Charla Cummings browsed the racks at countless shops and searched Web sites for the perfect prom dress.
Cummings, 18, a Richland High School senior, fell in love with a long black and teal gown, but after being laid off from her part-time job at a frozen custard joint, the $200 price was out of her reach.
So when she heard about a prom dress donation program for the Birdville school district, she knew she had to check it out. After scouring rack after rack, Cummings spotted it: a long, fitted black and white gown with a swirl pattern that resembled her perfect retail dress.
"A $200 dress wasn't in my parents' budget or mine," she said. "It's such a relief to find a dress I love for free."
Sign Up and Save
Get six months of free digital access to the Star-Telegram
As the economy continues to shed jobs and raises remain rare, luxuries like pricey prom dresses have slipped out of reach for many high school students. Realizing the need, Janie Wood, 72, of Richland Hills, started collecting prom dresses last year to give to high school girls and families who need help.
Wood hopes to expand the program to the rest of Tarrant County next year.
Wood hit up friends, neighbors, strangers, local stores and area universities for new and gently used dresses. Short. Long. Black. Blue. Red. Gold. Spaghetti straps. No straps. Full-bodied. Slinky.
Wood remembers her own prom years ago, and she remembers her dress: a hunter green fishtail gown that fit as if it had been made for her.
"I have never forgotten that dress," she said. "I want these girls to have the same thing. I want them to look as pretty as can be, and I want them to know how good they look."
At a vacant storefront Saturday in Richland Hills, high school girls and their mothers searched the racks of some 500 dresses for that unforgettable gown.
Carrying a handful of colorful dresses, Kristi Lucas of North Richland Hills followed daughter Natalie from rack to rack. With five children, including a set of triplets, items like clothing rank low on the priority list. Buying a prom dress would have been out of the question.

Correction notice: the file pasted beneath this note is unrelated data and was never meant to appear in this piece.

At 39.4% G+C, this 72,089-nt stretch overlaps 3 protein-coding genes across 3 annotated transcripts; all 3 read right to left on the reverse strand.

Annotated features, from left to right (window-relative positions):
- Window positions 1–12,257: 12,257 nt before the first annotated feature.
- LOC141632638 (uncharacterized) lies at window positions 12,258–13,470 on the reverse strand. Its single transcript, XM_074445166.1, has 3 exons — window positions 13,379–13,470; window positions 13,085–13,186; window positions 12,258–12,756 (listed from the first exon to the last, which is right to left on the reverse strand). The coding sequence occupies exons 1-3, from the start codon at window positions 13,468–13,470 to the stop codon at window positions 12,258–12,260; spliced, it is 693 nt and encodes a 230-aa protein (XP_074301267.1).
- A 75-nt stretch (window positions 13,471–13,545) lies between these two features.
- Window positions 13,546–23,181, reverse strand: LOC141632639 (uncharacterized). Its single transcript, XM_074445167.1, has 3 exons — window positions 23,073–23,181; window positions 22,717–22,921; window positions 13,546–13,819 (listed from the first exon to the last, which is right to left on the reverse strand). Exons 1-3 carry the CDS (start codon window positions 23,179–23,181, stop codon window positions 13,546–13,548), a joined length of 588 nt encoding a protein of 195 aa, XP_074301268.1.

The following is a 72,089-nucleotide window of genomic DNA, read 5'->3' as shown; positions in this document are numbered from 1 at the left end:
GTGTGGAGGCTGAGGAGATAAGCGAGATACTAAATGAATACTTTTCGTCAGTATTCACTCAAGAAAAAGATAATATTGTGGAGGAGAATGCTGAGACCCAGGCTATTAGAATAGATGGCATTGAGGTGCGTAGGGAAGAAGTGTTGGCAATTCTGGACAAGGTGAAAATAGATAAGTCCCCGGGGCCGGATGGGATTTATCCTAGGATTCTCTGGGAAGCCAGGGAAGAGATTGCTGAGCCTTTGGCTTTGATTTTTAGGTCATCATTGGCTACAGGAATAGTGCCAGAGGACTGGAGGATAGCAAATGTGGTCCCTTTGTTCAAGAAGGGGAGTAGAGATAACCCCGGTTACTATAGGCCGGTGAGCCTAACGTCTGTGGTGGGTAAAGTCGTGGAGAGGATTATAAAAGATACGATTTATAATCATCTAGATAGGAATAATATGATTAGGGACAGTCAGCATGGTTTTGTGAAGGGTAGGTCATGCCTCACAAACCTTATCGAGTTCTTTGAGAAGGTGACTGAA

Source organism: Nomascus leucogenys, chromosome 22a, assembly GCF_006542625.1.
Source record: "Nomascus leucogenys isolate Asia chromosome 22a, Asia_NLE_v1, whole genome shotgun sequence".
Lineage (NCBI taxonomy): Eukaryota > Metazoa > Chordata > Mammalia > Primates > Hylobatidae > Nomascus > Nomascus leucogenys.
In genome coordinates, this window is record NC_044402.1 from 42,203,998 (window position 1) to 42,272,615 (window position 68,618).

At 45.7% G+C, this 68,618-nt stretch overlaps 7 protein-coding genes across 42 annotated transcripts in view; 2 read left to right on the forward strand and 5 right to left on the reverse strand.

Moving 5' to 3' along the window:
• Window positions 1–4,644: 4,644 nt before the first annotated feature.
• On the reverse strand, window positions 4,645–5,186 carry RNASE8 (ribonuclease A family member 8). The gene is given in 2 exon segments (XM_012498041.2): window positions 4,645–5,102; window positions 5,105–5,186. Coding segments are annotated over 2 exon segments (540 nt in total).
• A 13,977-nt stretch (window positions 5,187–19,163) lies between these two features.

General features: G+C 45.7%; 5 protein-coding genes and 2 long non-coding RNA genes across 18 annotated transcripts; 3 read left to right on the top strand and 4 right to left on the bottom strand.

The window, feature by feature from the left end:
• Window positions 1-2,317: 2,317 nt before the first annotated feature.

"You want your daughter to be able to go to her prom and have fun without worrying about money," Kristi Lucas said. "I don't know what we would have done without this."
Rachel Jenkins, a Birdville High School senior, said she is thrilled about her prom but was stressed by the idea of buying a prom dress. Her mom, Amy, said the donation program surprised her.
The moment Jenkins zipped up her dress, she knew it was the one. The never-worn dress fit perfectly and shone with tiny blue, gold and brown sparkles. It still had a $179 price tag.
"You look forward to prom all of high school, getting to dress up with all of your friends," Jenkins said. "But who can afford several hundred dollars for a dress you wear once?"
These days, few can, said Adele Kennedy, an assistant principal at Richland High School. More kids chip in on one limousine; even more drive their own cars and forgo the luxury vehicle entirely. And secondhand dresses have become more popular.
Richland High also collects dresses for needy students, and more girls have opted for that route in the last couple of years.
"Some kids just cannot afford extras like prom dresses," Kennedy said. "We want everyone to have the opportunity to go to prom, look beautiful and feel good about themselves. They deserve a memorable night."